'Buried in a Good Old Age' Genesis, Ch.15, v.15.
Article on the LITRG volunteering pilot scheme for older people by Sarah Prone, who runs her own tax practice in Dorchester, Dorset, is a member of ATT Council, ATT membership committee and Tax Adviser editorial board.
Published in October 2001 issue of Tax Adviser.Key points for older taxpayers
- Is Age Allowance appropriate and at which rate?
- Don't forget the Married Couple's Allowance
- Should the case be removed from the SA system?
- Should they sign as a non-taxpayer for bank and building society interest?
- Is the amount of State pension included in the coding correct?
You are a long time dead, as the saying goes. It now very common to be a long time retired first. When you are sweating away over a hot desk all week, the idea of retirement is very appealing. However, the downside of retirement is often severe financial restrictions. What are the effects of living on an income increased only by inflation or on the interest generated by a fixed or reducing capital sum? With the problems created by a tax system not properly focused on the needs of the elderly and the effect of a low inflation, low interest economy in mind, the Low Incomes Tax Reform Group (LITRG), headed by John Andrews, decided to set up two pilot studies to investigate the fiscal problems. Information received through LITRG and studies of the USA and Canadian models suggested that incorrect taxation was a serious problem so, with backing from the Chartered Institute of Taxation and the Nuffield Foundation, the TaxHelp for Older People initiative was born.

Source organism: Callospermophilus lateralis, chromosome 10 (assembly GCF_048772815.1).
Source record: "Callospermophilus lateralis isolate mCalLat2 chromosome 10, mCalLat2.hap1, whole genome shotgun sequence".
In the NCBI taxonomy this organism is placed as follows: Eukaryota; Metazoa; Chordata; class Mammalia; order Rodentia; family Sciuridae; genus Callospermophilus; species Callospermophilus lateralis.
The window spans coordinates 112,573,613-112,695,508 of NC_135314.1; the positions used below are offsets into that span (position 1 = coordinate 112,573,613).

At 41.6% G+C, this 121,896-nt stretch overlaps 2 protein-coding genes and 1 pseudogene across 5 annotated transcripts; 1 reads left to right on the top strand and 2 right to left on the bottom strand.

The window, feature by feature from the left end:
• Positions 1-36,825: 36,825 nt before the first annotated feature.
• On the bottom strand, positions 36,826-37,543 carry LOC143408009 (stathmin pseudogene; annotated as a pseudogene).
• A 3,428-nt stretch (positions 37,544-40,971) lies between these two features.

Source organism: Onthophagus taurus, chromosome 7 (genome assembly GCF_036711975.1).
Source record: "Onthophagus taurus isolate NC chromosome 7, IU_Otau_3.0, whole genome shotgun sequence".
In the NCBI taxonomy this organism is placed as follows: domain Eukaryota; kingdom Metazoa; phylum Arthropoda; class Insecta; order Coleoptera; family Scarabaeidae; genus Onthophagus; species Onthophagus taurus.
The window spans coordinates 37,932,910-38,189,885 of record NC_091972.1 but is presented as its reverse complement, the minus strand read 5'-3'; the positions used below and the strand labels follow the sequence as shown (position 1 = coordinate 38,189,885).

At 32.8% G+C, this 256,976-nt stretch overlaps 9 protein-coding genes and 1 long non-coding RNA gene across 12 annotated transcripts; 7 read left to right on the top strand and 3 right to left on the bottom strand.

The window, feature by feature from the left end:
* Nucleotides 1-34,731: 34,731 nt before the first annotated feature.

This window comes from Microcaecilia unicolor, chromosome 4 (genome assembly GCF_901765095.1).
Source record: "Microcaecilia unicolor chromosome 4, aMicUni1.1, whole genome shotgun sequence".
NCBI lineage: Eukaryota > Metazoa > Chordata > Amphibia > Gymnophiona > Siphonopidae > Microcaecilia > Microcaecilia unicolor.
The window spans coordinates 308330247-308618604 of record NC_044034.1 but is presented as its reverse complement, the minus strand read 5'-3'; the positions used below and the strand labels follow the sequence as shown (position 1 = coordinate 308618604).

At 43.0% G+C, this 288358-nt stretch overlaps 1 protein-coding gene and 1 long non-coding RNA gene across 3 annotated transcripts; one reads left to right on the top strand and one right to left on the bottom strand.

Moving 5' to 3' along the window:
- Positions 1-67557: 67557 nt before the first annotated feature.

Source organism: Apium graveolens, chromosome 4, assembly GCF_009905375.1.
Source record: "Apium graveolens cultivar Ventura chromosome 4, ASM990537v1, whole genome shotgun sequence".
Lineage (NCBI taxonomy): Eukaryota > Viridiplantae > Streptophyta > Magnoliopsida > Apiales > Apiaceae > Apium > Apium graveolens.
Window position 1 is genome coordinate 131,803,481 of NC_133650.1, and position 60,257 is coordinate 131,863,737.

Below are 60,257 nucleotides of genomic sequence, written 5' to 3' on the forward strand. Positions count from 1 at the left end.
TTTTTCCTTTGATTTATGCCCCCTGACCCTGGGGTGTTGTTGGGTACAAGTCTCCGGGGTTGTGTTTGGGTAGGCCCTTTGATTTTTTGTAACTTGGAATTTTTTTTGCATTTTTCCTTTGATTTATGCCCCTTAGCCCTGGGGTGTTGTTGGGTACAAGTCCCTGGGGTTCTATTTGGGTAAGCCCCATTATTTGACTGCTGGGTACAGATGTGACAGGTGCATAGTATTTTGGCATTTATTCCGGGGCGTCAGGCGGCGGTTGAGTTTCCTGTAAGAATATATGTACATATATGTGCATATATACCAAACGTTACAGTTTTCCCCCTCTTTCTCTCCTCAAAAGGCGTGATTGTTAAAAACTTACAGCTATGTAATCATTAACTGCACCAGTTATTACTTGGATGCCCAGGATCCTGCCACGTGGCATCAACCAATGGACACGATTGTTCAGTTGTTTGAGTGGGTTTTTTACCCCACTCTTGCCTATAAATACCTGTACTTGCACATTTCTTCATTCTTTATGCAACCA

The two pilot areas for the study are Wolverhampton and Rural Dorset/East Devon/South Somerset representing the inner city and the countryside, respectively.
Call to arms
Last winter John Andrews sent out a clarion call for volunteers to all members of the CIOT and ATT in the relevant areas. The response was not overwhelming but, with extra suport from the ICAEW, both areas were up to strength by the launch date of 5 April 2001. I joined as an adviser at the beginning and run surgeries approximately once a month in either Dorchester or Bridport. There are surgeries in other market towns in the rural catchment area and some advisers field queries by telephone.
Both schemes have been running for several months now. In Wolverhampton, the tax surgeries are run from the Age Concern premises in the centre of the city, giving one contact point for all enquiries, but the demographic spread in the rural area prevents a central point from being a viable option. The vagaries of local transport means there is a very real chance of a pensioner being delivered on a Wednesday, missing the return bus and not getting home until Friday! Several surgeries scattered over the target area are more appropriate. If a caller's question can not be dealt with by a telephone adviser, a face-to-face interview is arranged and this system is working well.
The criteria for callers to qualify for free advice are that they are over 55, retired (or just about to retire) and have a household income of under £15000 per year.
Out in the field
So what have we found during these initial months? Firstly, the problems experienced are similar in both locations although Wolverhampton has not been attracting as wide an ethnic variation as anticipated despite close collaboration with the city council and the provision of interpreters.